Troubleshooting Treat Training

Troubleshooting Treat Training

By: Melissa Kolmar CPDT-KA

I was listening to the Canine Conversations podcast: Common Treat Training Problems and How to Fix Them. I wanted to share the eight problems they highlighted because I think all of us have run into one or more of these in our training sessions.

1. The treats are too low or too high value.

  • Your dog determines the value of the treat…not you! Even though the salesperson at the pet store said “these are the BEST treats for training your dog!” doesn’t necessarily mean your dog will think so.
  • If you are working through distractions (having people over, working outside, etc.), you will need a higher value reinforcer.
  • Sometimes though, you can also have treats that are too high value. This can lead to a dog that’s TOO focused on the treats, to the point where it’s difficult for them to learn.

2. The rate of reinforcement is too low.

  • When your dog is learning a new task or dealing with distractions, you need to raise your rate of reinforcement (how fast you deliver the treats).
  • Use life rewards! This can be play, social interactions, going outside, toys, sniffing, etc.
  • SMARTX50

3. Criteria are too high.

  • Your dog may not yet be capable of doing what you’re asking for!
  • Behaviors need to be broken down into small components with each one trained to fluency before moving on to the next.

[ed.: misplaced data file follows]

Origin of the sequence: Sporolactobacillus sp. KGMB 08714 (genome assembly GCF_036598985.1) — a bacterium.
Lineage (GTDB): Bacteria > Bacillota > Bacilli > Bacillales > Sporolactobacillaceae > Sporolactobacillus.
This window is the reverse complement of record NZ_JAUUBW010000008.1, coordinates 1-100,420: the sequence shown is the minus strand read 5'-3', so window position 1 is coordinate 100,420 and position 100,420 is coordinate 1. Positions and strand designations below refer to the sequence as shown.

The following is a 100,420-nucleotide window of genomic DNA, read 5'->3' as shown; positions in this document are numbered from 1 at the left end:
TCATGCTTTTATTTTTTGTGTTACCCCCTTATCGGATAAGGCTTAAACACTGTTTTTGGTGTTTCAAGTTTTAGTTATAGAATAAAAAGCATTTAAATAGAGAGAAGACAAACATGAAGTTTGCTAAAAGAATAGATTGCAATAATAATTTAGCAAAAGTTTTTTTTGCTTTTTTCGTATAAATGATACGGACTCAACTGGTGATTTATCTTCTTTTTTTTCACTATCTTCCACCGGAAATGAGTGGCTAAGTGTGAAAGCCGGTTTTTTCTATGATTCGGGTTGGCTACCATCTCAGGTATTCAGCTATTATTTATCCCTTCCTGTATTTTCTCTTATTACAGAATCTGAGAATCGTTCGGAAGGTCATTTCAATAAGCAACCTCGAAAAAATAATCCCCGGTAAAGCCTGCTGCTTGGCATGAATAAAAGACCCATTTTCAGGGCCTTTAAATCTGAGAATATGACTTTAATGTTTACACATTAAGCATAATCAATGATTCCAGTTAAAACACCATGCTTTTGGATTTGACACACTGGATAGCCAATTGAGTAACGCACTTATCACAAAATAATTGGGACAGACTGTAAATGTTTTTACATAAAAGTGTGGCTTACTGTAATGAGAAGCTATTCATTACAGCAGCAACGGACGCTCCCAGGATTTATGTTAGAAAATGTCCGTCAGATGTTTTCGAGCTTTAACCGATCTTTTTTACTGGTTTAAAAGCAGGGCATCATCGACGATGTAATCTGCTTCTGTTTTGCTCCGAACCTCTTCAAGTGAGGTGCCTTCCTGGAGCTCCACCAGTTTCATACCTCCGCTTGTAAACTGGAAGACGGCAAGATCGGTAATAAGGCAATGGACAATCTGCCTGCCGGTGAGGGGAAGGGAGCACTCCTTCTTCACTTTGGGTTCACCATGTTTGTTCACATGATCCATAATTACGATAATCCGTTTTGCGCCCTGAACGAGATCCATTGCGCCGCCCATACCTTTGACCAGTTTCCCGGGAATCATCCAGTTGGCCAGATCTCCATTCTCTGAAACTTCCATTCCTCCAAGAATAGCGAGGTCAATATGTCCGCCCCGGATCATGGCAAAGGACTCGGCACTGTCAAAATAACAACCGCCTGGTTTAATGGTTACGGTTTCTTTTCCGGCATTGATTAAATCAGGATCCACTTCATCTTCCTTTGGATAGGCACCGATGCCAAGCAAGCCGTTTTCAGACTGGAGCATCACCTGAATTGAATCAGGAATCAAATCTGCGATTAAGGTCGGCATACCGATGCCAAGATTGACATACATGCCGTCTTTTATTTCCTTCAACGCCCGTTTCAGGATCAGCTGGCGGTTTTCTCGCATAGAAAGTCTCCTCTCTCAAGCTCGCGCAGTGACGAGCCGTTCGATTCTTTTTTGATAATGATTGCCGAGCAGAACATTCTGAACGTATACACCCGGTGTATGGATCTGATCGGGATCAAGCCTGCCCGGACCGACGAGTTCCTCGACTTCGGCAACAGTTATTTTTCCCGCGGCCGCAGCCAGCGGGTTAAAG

4. Timing is off.

  • This means that the food has to follow the behavior promptly. If the food appears before, or too long after, the dog performs the desired behavior, the connection won’t be made. Using a marker or clicker can help give you a bit of a buffer – the dog is taught that the marker or clicker means “Great job! Food is coming!” which gives you a few moments to get the food to your dog.

5. Your dog is too stressed.

  • If your dog is too stressed, they will not eat. That means you need to move away from the stressor.

6. Your dog is full.

  • Keep your training sessions short (5 minutes) and use small pieces of food (no larger than your pinky fingernail is sufficient for most dogs; even smaller pieces are effective for tiny dogs.)

7. Dog isn’t motivated by food IN THAT moment.

  • What does your dog want to do RIGHT NOW? Chase the squirrel, play with the ball, sniff that tree?

8. Dog only performs when the food is visible.

  • This is an error in technique. Make sure you fade the lure (treat in your hand) as soon as the behavior is solid. Mix up where the treats come from (pocket, pouch, table, chair, etc.)